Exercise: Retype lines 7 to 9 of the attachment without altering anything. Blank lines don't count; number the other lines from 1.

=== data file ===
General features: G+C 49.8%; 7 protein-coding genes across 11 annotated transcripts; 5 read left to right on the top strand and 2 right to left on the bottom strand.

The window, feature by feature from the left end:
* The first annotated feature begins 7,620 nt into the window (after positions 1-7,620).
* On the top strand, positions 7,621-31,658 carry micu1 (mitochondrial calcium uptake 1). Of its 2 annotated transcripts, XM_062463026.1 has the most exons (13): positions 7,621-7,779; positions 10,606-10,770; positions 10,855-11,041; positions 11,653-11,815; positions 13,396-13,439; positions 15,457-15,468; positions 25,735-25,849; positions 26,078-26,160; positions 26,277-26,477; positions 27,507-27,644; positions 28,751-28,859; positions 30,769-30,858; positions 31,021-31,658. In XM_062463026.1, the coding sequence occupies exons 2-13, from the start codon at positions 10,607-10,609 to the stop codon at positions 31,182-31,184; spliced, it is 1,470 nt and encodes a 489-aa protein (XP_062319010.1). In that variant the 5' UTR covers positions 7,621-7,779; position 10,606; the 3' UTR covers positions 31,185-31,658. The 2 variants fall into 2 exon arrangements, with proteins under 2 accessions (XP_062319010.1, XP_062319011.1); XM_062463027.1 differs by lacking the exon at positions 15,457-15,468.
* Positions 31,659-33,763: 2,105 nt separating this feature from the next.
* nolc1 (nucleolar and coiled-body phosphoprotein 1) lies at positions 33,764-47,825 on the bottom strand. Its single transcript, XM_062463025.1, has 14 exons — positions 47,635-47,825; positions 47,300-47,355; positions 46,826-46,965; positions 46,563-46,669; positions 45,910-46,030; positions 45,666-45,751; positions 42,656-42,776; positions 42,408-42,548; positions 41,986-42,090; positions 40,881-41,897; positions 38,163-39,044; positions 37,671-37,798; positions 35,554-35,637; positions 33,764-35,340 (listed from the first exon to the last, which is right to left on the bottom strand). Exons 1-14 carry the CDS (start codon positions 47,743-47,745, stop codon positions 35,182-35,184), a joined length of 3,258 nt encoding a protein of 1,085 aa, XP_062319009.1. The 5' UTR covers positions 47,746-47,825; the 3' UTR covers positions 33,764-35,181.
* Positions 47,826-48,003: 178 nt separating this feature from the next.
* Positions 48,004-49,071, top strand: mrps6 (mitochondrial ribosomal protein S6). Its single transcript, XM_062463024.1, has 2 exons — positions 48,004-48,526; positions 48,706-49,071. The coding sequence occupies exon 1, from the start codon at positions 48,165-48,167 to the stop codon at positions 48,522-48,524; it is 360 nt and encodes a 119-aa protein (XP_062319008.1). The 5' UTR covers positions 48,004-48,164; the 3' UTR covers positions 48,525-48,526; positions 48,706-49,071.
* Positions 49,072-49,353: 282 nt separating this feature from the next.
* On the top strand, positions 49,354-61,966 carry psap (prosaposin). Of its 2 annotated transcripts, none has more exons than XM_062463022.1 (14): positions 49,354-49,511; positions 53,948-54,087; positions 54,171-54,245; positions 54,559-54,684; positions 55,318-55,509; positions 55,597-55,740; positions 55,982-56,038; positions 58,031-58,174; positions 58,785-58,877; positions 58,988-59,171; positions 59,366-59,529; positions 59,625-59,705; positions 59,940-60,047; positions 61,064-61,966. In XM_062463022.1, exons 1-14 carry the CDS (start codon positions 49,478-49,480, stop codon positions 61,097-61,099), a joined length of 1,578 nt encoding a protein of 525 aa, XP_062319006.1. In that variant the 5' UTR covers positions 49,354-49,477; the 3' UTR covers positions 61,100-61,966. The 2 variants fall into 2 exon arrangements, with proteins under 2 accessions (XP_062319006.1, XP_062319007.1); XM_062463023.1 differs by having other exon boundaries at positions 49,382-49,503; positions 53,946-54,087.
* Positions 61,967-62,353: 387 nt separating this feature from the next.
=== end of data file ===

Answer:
* Positions 47,826-48,003: 178 nt separating this feature from the next.
* Positions 48,004-49,071, top strand: mrps6 (mitochondrial ribosomal protein S6). Its single transcript, XM_062463024.1, has 2 exons — positions 48,004-48,526; positions 48,706-49,071. The coding sequence occupies exon 1, from the start codon at positions 48,165-48,167 to the stop codon at positions 48,522-48,524; it is 360 nt and encodes a 119-aa protein (XP_062319008.1). The 5' UTR covers positions 48,004-48,164; the 3' UTR covers positions 48,525-48,526; positions 48,706-49,071.
* Positions 49,072-49,353: 282 nt separating this feature from the next.